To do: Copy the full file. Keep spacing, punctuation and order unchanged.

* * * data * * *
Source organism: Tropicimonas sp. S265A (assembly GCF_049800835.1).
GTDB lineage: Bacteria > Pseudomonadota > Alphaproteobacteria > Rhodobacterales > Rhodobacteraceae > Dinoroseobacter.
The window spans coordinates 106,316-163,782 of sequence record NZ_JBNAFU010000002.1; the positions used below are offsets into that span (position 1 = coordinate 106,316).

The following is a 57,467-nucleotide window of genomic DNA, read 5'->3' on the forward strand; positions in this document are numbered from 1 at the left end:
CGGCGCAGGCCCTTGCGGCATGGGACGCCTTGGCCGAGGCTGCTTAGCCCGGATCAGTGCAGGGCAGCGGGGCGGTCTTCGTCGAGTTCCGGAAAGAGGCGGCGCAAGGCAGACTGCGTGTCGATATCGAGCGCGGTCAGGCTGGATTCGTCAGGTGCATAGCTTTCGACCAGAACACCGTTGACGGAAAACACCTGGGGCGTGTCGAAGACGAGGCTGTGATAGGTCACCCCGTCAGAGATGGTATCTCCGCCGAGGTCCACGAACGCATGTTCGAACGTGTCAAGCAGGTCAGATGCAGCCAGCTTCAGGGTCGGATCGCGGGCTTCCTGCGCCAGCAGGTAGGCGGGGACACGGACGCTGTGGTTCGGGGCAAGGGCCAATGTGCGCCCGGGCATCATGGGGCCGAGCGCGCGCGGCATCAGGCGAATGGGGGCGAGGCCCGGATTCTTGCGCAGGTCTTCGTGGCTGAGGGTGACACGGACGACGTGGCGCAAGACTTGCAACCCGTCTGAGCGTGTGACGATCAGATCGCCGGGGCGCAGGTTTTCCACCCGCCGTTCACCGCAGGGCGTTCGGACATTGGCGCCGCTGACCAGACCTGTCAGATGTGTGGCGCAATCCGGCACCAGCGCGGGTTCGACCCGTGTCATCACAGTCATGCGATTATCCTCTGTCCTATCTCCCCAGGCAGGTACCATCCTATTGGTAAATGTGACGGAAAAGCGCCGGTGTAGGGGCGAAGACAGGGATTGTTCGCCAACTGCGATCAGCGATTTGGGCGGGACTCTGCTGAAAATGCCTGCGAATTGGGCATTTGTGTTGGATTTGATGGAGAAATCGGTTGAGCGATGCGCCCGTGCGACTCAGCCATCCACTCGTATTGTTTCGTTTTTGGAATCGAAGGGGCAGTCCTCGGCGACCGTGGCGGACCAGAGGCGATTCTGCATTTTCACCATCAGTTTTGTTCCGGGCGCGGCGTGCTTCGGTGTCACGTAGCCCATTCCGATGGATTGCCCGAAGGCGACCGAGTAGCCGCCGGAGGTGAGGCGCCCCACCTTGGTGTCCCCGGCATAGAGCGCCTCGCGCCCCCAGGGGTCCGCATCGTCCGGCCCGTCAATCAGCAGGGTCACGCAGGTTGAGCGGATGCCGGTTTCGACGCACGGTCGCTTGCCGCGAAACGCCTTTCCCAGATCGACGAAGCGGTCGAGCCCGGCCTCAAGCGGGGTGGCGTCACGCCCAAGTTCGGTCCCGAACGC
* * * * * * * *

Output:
Source organism: Tropicimonas sp. S265A (assembly GCF_049800835.1).
GTDB lineage: Bacteria > Pseudomonadota > Alphaproteobacteria > Rhodobacterales > Rhodobacteraceae > Dinoroseobacter.
The window spans coordinates 106,316-163,782 of sequence record NZ_JBNAFU010000002.1; the positions used below are offsets into that span (position 1 = coordinate 106,316).

The following is a 57,467-nucleotide window of genomic DNA, read 5'->3' on the forward strand; positions in this document are numbered from 1 at the left end:
CGGCGCAGGCCCTTGCGGCATGGGACGCCTTGGCCGAGGCTGCTTAGCCCGGATCAGTGCAGGGCAGCGGGGCGGTCTTCGTCGAGTTCCGGAAAGAGGCGGCGCAAGGCAGACTGCGTGTCGATATCGAGCGCGGTCAGGCTGGATTCGTCAGGTGCATAGCTTTCGACCAGAACACCGTTGACGGAAAACACCTGGGGCGTGTCGAAGACGAGGCTGTGATAGGTCACCCCGTCAGAGATGGTATCTCCGCCGAGGTCCACGAACGCATGTTCGAACGTGTCAAGCAGGTCAGATGCAGCCAGCTTCAGGGTCGGATCGCGGGCTTCCTGCGCCAGCAGGTAGGCGGGGACACGGACGCTGTGGTTCGGGGCAAGGGCCAATGTGCGCCCGGGCATCATGGGGCCGAGCGCGCGCGGCATCAGGCGAATGGGGGCGAGGCCCGGATTCTTGCGCAGGTCTTCGTGGCTGAGGGTGACACGGACGACGTGGCGCAAGACTTGCAACCCGTCTGAGCGTGTGACGATCAGATCGCCGGGGCGCAGGTTTTCCACCCGCCGTTCACCGCAGGGCGTTCGGACATTGGCGCCGCTGACCAGACCTGTCAGATGTGTGGCGCAATCCGGCACCAGCGCGGGTTCGACCCGTGTCATCACAGTCATGCGATTATCCTCTGTCCTATCTCCCCAGGCAGGTACCATCCTATTGGTAAATGTGACGGAAAAGCGCCGGTGTAGGGGCGAAGACAGGGATTGTTCGCCAACTGCGATCAGCGATTTGGGCGGGACTCTGCTGAAAATGCCTGCGAATTGGGCATTTGTGTTGGATTTGATGGAGAAATCGGTTGAGCGATGCGCCCGTGCGACTCAGCCATCCACTCGTATTGTTTCGTTTTTGGAATCGAAGGGGCAGTCCTCGGCGACCGTGGCGGACCAGAGGCGATTCTGCATTTTCACCATCAGTTTTGTTCCGGGCGCGGCGTGCTTCGGTGTCACGTAGCCCATTCCGATGGATTGCCCGAAGGCGACCGAGTAGCCGCCGGAGGTGAGGCGCCCCACCTTGGTGTCCCCGGCATAGAGCGCCTCGCGCCCCCAGGGGTCCGCATCGTCCGGCCCGTCAATCAGCAGGGTCACGCAGGTTGAGCGGATGCCGGTTTCGACGCACGGTCGCTTGCCGCGAAACGCCTTTCCCAGATCGACGAAGCGGTCGAGCCCGGCCTCAAGCGGGGTGGCGTCACGCCCAAGTTCGGTCCCGAACGC